Aroon Indicator

Definition of 'Aroon Indicator'


A technical indicator used for identifying trends in an underlying security and the likelihood that the trends will reverse. It is made up of two lines: one line is called "Aroon up", which measures the strength of the uptrend, and the other line is called "Aroon down", which measures the downtrend. The indicator reports the time it is taking for the price to reach, from a starting point, the highest and lowest points over a given time period, each reported as a percentage of total time.

Aroon Indicator


Investopedia explains 'Aroon Indicator'




The Aroon indicator was developed by Tushar Chande in 1995. Both the Aroon up and the Aroon down fluctuate between zero and 100, with values close to 100 indicating a strong trend, and zero indicating a weak trend. The lower the Aroon up, the weaker the uptrend and the stronger the downtrend, and vice versa. The main assumption underlying this indicator is that a stock's price will close at record highs in an uptrend, and record lows in a downtrend.

This indicator is very similar to the directional movement index (DMI) that was developed by Welles Wilder, which is also a very popular indicator used to measure the strength of a given trend.



comments powered by Disqus
Hot Definitions
  1. Aggregate Risk

    The exposure of a bank, financial institution, or any type of major investor to foreign exchange contracts - both spot and forward - from a single counterparty or client. Aggregate risk in forex may also be defined as the total exposure of an entity to changes or fluctuations in currency rates.
  2. Organic Growth

    The growth rate that a company can achieve by increasing output and enhancing sales. This excludes any profits or growth acquired from takeovers, acquisitions or mergers. Takeovers, acquisitions and mergers do not bring about profits generated within the company, and are therefore not considered organic.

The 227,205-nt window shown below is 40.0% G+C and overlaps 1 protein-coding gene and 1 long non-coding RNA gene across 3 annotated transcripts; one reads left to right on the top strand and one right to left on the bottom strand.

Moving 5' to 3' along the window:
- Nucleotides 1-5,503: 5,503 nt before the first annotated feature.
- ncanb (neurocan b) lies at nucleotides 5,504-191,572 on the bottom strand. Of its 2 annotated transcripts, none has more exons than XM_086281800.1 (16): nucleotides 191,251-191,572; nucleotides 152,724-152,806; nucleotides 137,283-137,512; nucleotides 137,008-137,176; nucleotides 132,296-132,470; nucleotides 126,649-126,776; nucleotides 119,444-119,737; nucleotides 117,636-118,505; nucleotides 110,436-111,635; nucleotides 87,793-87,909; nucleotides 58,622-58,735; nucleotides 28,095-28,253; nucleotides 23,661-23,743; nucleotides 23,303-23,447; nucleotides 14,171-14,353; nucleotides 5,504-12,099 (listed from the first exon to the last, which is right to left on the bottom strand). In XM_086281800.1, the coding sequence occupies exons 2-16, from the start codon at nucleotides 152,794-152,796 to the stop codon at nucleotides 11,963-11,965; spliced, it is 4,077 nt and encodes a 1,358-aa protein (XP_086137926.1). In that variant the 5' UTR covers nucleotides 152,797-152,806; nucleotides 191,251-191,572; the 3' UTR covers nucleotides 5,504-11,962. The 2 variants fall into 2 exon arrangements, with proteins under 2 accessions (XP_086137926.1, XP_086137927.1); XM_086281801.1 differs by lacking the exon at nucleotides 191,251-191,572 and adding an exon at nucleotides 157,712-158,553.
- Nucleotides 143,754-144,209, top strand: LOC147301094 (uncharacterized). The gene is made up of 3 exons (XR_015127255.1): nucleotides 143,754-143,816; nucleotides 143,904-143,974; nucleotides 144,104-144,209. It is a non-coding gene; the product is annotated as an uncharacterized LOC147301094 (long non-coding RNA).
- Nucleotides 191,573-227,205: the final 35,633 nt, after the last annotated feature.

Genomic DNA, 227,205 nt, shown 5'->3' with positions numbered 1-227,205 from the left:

3. Family Limited Partnership - FLP

    A type of partnership designed to centralize family business or investment accounts. FLPs pool together a family's assets into one single family-owned business partnership that family members own shares of. FLPs are frequently used as an estate tax minimization strategy, as shares in the FLP can be transferred between generations, at lower taxation rates than would be applied to the partnership's holdings.
  4. Yield Burning

    The illegal practice of underwriters marking up the prices on bonds for the purpose of reducing the yield on the bond. This practice, referred to as "burning the yield," is done after the bond is placed in escrow for an investor who is awaiting repayment.
  5. Marginal Analysis

    An examination of the additional benefits of an activity compared to the additional costs of that activity. Companies use marginal analysis as a decision-making tool to help them maximize their profits. Individuals unconsciously use marginal analysis to make a host of everyday decisions. Marginal analysis is also widely used in microeconomics when analyzing how a complex system is affected by marginal manipulation of its comprising variables.
  6. Treasury Inflation Protected Securities - TIPS

    A treasury security that is indexed to inflation in order to protect investors from the negative effects of inflation. TIPS are considered an extremely low-risk investment since they are backed by the U.S. government and since their par value rises with inflation, as measured by the Consumer Price Index, while their interest rate remains fixed.
Trading Center